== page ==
Health bosses have explained the reasons behind the abrupt closure of a service which was helping thousands of people with mental health problems in York.
Bosses at the Vale of York CCG (Clinical Commissioning Group) “deeply regret” the closure of the Primary Care Mental Health service last month – but said financial circumstances left them with no choice.
The service was launched in January to help people seeking mental health support from their GP.
A team of mental health specialists work at surgeries across York and in Elvington, Stamford Bridge, Strensall, Pocklington and Haxby.
They offered consultations and therapy to up to 6,000 patients a year.
It cost £310,000 a year. And the initial programme was paid for by a national NHS scheme.
This money was non-recurring. In a report to City of York Council’s health & adult social care policy & scrutiny committee, the CCG said they hoped to fund the service in future “through any cash savings delivered”.
But national changes to the GP contract saw the initial fund reallocated to another initiative which “left both the CCG and practices involved in an extremely difficult situation with an unexpected funding gap”.
“The only way the CCG could potentially have maintained funding to the service would have been to reduce funding to other commissioned services,” writes CCG director of primary care and population health Andrew Lee.
Consequently, due to the lack of onward funding, a very difficult decision was made by the practice for the service to be withdrawn.
The closure of the service has inevitably created anger and frustration, both for patients as well as the general practices involved which is deeply regrettable.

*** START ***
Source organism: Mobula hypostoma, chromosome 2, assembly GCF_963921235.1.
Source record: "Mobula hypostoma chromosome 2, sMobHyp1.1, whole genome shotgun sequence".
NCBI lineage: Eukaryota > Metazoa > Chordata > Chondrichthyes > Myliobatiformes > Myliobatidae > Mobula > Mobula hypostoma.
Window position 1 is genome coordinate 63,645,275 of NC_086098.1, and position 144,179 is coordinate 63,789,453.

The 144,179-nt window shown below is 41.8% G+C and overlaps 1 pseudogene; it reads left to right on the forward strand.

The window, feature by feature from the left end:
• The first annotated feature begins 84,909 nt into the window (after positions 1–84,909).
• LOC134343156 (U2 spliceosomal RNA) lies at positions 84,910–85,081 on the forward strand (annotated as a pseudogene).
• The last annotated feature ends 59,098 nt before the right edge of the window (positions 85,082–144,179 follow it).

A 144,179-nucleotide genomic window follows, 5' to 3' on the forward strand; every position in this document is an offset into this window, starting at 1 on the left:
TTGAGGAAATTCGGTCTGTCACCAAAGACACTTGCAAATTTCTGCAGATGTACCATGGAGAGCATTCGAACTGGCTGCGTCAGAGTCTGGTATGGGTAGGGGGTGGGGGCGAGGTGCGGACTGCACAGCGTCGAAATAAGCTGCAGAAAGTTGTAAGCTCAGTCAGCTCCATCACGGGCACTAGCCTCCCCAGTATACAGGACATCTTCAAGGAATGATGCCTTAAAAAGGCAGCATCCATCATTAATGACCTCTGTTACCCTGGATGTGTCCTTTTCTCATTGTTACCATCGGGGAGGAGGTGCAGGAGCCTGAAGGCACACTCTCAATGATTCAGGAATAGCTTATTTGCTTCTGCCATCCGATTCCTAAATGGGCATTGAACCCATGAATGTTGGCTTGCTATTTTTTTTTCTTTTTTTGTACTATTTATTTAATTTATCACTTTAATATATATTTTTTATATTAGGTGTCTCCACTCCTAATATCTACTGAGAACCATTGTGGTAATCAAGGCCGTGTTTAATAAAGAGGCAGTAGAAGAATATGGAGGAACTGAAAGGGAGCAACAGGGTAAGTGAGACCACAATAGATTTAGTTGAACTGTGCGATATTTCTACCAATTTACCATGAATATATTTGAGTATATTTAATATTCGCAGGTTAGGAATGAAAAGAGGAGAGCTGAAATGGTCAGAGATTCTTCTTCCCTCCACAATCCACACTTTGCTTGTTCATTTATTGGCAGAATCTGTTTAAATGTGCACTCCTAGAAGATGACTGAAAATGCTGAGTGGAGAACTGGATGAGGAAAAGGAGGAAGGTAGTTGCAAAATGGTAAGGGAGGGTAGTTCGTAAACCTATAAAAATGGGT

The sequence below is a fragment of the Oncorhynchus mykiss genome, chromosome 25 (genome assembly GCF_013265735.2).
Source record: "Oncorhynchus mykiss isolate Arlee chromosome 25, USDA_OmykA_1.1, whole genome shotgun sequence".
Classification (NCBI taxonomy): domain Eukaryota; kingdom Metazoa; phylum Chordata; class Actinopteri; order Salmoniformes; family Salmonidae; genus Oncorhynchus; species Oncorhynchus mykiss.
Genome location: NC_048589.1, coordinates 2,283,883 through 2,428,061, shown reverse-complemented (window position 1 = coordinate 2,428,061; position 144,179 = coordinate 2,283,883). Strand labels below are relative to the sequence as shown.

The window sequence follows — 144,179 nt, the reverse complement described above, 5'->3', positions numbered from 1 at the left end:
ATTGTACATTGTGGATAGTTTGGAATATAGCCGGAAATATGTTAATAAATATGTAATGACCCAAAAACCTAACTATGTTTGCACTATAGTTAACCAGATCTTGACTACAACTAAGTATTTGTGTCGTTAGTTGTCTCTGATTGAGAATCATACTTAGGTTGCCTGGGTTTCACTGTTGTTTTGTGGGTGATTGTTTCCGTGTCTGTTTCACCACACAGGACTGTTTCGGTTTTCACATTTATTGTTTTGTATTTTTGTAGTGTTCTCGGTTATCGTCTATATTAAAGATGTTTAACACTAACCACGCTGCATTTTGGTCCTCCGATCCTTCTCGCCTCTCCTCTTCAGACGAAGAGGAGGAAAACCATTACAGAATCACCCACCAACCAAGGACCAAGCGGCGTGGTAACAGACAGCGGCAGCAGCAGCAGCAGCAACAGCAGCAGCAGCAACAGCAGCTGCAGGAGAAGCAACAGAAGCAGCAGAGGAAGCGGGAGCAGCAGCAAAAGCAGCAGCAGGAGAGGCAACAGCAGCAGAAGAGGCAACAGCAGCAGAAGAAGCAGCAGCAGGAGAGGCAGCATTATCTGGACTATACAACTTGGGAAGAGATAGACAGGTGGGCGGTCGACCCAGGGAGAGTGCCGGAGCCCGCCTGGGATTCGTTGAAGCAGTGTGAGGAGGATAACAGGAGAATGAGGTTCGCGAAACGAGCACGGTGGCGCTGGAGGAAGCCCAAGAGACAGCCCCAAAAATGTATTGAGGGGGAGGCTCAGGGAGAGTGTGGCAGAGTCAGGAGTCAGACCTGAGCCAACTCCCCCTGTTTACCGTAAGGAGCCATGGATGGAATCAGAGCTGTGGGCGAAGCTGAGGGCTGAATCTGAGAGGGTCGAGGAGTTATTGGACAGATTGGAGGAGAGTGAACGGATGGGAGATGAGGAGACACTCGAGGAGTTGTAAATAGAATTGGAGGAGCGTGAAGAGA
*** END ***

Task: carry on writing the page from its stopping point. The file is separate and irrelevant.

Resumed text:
Health system response
Mr Lee says the York health system, including GPs and the CCG, has worked together to help patients who were using the service find alternative support.
“This has included a careful examination of patients referred who are on the waiting list and triage to appropriate services.
“The patients were also advised to ring the Crisis and Access Service or attend A&E if they felt unsafe or at risk.”
The report says the service was set up in good faith to benefit patients. It states:
This has been a difficult and painful experience for all stakeholders involved…
The key lessons learned from this unfortunate incident is of the risks of establishing services using non-recurrent monies, as well as the difficulties created for patients and general practices when services are closed.
The importance of sourcing sustainable funding for services is crucial and cannot be understated.
The need for clearer communication between funder, service providers and patients is also clearly vital as there have been misunderstandings between the parties concerned that have not helped and undoubtedly affected trust and relationships that will need to be re-built.
The report concludes by saying that the CCG has increased support for mental health services in York with an additional £3.5 million of dedicated funding this year.
This investment has boosted Children and Young People’s Mental Health Services, allowed greater access to psychological therapies, and improved early intervention for individuals suffering from psychosis.